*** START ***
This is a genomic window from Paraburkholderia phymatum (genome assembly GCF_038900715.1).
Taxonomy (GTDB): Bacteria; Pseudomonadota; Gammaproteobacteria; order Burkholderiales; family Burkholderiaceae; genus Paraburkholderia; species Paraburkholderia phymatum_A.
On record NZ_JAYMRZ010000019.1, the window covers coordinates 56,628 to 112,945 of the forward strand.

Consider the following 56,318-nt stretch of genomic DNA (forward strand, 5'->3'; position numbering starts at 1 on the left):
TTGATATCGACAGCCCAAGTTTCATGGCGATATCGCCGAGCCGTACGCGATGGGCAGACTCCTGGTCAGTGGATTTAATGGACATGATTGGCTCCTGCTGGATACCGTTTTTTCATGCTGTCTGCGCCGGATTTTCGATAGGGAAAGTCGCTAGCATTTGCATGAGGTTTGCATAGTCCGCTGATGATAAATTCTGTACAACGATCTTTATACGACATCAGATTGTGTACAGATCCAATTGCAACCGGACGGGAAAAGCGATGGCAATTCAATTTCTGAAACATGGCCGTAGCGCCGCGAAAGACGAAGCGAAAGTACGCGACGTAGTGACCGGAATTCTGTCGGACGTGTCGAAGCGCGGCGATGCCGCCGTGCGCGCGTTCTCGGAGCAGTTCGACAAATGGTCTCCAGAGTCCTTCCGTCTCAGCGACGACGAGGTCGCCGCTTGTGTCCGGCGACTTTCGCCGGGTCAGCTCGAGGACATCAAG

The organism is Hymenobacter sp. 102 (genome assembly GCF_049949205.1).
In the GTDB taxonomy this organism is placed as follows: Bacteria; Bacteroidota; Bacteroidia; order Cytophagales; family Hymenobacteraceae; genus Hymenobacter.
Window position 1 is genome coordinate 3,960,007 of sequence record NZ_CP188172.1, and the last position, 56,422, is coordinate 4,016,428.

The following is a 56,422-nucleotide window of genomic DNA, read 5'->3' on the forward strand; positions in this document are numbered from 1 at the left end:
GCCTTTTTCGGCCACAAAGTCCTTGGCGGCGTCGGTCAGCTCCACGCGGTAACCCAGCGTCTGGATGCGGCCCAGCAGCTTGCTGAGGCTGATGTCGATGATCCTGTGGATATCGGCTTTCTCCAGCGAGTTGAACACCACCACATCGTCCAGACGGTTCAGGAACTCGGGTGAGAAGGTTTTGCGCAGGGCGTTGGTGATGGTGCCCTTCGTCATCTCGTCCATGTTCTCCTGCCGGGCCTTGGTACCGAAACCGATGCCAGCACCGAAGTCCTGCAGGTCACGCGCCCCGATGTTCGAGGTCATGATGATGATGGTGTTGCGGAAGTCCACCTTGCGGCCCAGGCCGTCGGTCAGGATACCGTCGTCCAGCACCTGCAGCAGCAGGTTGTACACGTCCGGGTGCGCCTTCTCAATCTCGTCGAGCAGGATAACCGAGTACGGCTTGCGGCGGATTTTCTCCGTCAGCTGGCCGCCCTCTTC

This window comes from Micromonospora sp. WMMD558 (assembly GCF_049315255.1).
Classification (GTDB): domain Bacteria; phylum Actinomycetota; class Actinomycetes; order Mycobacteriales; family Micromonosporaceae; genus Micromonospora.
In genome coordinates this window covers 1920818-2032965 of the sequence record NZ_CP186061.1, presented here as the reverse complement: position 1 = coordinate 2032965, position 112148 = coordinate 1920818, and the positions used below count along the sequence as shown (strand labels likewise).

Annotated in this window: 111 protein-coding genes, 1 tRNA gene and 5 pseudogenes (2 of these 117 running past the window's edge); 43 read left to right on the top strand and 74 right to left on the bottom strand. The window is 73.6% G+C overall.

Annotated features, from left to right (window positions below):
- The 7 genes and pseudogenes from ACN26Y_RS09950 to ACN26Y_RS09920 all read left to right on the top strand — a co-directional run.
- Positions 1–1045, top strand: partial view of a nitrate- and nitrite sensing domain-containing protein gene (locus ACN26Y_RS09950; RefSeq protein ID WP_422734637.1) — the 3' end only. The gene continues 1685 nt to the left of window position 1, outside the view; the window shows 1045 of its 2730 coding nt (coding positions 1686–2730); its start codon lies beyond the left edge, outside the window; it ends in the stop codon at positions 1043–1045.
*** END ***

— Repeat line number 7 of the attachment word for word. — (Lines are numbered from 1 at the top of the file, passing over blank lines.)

In the GTDB taxonomy this organism is placed as follows: Bacteria; Bacteroidota; Bacteroidia; order Cytophagales; family Hymenobacteraceae; genus Hymenobacter.